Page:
September 29, 2018
After a few years of near-average rainfall, warnings about drought can seem less urgent. Yet the winter rains on which we depend are far from predictable, with annual rainfall (measured at Lake Lagunitas) ranging from 18 to 112 inches. It takes only two years of rainfall below the average annual 52 inches to seriously deplete our reservoir water supply. In addition to seasonal droughts, groundwater pollution and population growth contribute to water stress. Typically, around 50 percent of residential water goes into our landscapes during summer months, so good gardening practices mandate that we use our water efficiently.
Most Marin landscape plants, including some natives, require additional water during the dry summers. Our challenge is to avoid waste while providing our plants the right amount of needed water. State and district water conservation regulations enacted in 2015 prohibit irrigating between 9 a.m. and 7 p.m., irrigating more than three days per week and irrigating during and 48 hours following a rainfall. Other restrictions include using a hose without a shut-off nozzle, allowing irrigation overspray or runoff, hosing down sidewalks and driveways, and using non-recirculating decorative fountains.
In contrast to the previous regulations that targeted waste, long-term water use efficiency legislation, recently enacted in 2018, requires development of objectives and standards for indoor and outdoor residential water use. While indoor residential standards are established on per capita use, outdoor standards are to be based upon a community’s climate and the amount of landscaped area. This is where the Model Water Efficient Landscape Ordinance (MWELO) becomes important. The ordinance establishes reporting requirements for local water districts and sets landscape guidelines to optimize water use. The new efficiency goals will address the challenge of matching water supply to plant requirements as determined by the Water Use Classification of Landscape Species (WUCOLS IV). WUCOLS categorizes plants according to type, climate region and level of water need. Using the WUCOLS categories, the estimated total water use and the maximum applied water allowance will guide landscape plant selections. Installation of high-water use plants, such as lawn turf, will be restricted.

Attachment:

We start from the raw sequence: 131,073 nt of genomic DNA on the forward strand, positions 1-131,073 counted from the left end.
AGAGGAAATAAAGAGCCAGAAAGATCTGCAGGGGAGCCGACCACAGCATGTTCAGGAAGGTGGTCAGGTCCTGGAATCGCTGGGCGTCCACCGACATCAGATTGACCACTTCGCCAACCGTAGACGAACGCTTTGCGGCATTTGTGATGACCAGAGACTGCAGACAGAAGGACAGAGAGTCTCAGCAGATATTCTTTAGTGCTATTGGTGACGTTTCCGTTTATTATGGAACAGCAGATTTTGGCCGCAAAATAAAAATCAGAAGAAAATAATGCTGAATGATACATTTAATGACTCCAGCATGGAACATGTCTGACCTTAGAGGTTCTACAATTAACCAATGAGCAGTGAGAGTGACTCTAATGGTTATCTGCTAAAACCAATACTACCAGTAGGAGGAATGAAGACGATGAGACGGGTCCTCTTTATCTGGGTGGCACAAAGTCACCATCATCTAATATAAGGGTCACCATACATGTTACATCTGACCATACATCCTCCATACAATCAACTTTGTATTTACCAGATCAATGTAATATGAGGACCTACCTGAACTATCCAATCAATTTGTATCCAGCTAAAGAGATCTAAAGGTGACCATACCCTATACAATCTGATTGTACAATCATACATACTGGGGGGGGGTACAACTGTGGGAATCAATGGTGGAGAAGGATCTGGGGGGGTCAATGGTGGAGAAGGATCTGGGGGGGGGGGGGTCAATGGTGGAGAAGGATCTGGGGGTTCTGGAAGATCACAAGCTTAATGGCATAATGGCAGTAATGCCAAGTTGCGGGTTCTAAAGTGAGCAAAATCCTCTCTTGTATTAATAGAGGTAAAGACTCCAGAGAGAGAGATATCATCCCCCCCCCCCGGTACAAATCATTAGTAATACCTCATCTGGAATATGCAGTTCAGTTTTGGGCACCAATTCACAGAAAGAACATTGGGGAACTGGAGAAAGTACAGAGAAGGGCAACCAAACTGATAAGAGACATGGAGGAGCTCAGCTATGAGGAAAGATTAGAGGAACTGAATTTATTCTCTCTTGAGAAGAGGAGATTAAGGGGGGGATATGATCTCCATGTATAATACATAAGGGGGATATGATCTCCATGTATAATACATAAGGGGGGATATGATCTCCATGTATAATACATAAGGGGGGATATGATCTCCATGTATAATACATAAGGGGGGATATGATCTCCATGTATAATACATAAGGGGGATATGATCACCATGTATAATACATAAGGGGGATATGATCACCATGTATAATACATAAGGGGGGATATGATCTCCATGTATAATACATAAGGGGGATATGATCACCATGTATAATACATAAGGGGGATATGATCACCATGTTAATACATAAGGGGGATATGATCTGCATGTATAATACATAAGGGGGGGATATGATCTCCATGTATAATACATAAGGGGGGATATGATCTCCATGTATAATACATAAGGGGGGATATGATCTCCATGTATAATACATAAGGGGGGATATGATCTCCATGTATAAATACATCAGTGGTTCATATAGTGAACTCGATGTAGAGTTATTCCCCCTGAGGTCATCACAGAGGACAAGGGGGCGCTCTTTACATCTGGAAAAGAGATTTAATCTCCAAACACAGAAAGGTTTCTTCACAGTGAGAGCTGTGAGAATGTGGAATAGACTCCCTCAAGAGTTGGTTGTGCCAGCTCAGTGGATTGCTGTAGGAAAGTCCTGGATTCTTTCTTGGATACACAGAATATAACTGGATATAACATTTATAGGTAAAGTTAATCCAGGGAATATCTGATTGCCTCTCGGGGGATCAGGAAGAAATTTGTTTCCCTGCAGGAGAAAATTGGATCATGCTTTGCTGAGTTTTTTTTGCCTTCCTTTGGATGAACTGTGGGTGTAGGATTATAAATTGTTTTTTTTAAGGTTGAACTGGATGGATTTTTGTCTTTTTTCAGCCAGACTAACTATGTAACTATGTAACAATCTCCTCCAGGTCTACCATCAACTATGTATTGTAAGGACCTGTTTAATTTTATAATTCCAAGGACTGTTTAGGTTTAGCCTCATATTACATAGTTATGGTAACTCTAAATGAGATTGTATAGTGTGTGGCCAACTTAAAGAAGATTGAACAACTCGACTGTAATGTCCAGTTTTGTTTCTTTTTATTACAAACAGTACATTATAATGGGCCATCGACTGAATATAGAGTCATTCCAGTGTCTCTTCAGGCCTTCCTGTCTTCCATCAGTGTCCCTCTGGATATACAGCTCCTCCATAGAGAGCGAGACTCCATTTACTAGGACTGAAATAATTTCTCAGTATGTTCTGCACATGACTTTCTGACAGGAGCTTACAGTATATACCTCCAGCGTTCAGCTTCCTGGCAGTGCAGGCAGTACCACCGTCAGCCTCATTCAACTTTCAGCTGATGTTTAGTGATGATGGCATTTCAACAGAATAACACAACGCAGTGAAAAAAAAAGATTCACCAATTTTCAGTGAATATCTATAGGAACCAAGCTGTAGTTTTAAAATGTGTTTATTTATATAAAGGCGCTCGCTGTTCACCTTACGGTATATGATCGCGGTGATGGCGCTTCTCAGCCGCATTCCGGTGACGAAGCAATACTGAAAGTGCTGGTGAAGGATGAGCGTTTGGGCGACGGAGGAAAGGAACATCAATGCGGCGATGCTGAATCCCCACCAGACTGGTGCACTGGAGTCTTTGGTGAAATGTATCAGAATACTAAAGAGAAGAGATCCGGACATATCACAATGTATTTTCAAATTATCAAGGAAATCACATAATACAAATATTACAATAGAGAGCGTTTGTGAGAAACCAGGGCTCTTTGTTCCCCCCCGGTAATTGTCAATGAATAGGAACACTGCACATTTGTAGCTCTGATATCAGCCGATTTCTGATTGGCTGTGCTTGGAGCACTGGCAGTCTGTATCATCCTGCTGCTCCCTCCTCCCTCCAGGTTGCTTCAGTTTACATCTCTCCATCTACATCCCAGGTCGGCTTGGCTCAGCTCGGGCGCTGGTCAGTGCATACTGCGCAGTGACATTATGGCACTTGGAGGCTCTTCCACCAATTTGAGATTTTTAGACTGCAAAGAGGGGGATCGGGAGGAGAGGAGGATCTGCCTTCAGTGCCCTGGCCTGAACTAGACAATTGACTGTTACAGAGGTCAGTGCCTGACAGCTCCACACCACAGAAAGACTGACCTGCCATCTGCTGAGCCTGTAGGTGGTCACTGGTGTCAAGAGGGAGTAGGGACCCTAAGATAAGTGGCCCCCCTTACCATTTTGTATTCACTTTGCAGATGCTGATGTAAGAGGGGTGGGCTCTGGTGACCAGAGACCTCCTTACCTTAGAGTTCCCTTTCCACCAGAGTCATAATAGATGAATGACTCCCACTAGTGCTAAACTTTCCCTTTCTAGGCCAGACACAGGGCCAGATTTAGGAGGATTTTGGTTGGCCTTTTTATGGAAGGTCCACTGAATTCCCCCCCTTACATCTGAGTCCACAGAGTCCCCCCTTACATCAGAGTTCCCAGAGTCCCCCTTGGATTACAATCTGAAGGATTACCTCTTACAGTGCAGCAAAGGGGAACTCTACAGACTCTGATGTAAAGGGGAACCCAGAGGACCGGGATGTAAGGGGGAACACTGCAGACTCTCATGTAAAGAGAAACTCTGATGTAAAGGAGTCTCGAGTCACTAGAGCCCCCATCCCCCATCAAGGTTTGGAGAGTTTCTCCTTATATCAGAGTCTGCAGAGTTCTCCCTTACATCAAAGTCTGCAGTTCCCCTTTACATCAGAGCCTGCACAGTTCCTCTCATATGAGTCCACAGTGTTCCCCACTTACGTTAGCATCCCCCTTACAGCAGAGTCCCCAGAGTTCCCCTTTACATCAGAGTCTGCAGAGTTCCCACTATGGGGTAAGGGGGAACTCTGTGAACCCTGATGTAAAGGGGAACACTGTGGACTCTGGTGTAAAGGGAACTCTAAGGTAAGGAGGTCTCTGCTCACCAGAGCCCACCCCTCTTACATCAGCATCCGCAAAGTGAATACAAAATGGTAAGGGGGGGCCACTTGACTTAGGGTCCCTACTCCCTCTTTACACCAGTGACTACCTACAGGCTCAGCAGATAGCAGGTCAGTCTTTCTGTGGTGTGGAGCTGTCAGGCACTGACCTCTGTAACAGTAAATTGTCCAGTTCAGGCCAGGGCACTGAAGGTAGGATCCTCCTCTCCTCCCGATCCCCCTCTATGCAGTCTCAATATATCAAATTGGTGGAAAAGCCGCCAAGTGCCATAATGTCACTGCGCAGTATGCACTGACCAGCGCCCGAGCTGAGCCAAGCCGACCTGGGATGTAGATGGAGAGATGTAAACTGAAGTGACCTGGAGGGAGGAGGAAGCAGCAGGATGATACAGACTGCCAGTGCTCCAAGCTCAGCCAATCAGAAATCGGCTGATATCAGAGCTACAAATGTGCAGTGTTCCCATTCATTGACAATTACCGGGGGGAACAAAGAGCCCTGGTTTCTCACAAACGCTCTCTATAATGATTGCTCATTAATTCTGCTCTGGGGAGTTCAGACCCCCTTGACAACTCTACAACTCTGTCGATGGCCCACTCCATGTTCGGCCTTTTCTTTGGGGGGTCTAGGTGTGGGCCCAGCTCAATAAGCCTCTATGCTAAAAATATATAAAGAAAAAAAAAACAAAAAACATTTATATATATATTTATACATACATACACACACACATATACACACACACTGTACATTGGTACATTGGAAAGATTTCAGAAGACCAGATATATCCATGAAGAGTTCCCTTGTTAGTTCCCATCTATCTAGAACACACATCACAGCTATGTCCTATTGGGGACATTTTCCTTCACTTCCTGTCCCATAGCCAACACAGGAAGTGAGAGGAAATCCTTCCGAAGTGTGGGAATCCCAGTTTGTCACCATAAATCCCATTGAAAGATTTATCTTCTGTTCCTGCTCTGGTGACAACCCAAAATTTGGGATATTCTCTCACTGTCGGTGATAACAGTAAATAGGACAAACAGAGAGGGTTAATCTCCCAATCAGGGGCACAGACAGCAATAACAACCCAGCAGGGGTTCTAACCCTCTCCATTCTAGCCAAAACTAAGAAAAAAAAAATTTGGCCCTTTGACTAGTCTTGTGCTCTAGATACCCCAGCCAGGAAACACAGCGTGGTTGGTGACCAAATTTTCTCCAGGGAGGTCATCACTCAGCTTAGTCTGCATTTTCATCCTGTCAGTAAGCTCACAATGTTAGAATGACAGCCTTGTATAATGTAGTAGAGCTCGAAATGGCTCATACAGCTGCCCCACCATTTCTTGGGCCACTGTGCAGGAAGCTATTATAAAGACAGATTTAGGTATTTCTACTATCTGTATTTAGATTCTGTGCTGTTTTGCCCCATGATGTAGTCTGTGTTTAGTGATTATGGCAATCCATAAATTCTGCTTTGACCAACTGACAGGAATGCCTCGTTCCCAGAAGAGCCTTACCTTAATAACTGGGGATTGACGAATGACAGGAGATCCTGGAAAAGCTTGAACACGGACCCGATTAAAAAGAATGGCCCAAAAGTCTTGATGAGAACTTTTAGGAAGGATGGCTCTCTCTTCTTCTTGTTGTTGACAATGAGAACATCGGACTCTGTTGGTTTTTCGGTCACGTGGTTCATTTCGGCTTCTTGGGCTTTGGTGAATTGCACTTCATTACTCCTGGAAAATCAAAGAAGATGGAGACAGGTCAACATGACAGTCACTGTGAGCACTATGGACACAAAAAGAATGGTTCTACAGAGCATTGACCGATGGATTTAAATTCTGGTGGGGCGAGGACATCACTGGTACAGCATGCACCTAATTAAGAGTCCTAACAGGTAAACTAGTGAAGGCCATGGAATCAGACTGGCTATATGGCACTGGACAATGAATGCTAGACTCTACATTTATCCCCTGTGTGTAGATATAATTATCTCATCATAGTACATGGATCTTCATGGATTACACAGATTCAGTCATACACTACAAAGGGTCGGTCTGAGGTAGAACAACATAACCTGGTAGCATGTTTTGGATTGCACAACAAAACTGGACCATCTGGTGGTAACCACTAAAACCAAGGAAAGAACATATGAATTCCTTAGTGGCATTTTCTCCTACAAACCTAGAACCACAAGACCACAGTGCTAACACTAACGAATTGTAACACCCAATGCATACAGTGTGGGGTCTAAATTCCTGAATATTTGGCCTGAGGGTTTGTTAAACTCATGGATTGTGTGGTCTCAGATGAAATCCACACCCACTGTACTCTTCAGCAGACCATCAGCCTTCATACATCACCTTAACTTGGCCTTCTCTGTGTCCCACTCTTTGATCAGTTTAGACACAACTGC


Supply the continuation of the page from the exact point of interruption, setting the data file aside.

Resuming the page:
While it is helpful to know about the current and pending regulations, wise watering is really a matter of observation and common sense. The goal is to replace the water lost through the plant leaves (transpiration) and from surface (evaporation) in your particular microclimate. This combination is referred to as evapotranspiration. The rate of evapotranspiration changes with day length and weather conditions. Irrigation controllers allow you to manage the amount of water delivered to landscape plants and to make seasonal adjustments. It’s important to make certain your irrigation systems are functioning efficiently with no broken lines, plugged emitters or spontaneous geysers. Of course, it is always preferable to organize your system according to hydrozones in which plants with similar water needs are supplied by the same valve. When this isn’t possible, give some attention to the amount of water delivered by the emitters in order to direct appropriate amounts to each plant. Hand watering, although less efficient than automatic drip, can be an alternative in some situations and a hose meter can be used to measure the amount of water applied.
Fortunately, here in Marin, there are many resources to assist us in watering wisely. Both the Marin Municipal Water District (MMWD) and the Northern Marin Water District (NMWD) provide a wealth of conservation information on their websites and offer additional consultation services to residents on request. MMWD publishes a weekly watering schedule as a guide to replenishing the moisture lost through evapotranspiration. NMWD offers a water smart home survey that includes a landscape irrigation system efficiency test. You can also schedule a free Marin-friendly garden walk with a UC Marin master gardener and receive information and advice on improving irrigation practices in your own garden. Go to ucanr.edu and click on the main page link to “Garden Walks” for scheduling your free evaluation or call the help desk.
Don’t wait for drought warnings to prompt your wise watering. If we all do our part, we can sustain our beautiful gardens and conserve our precious water resources.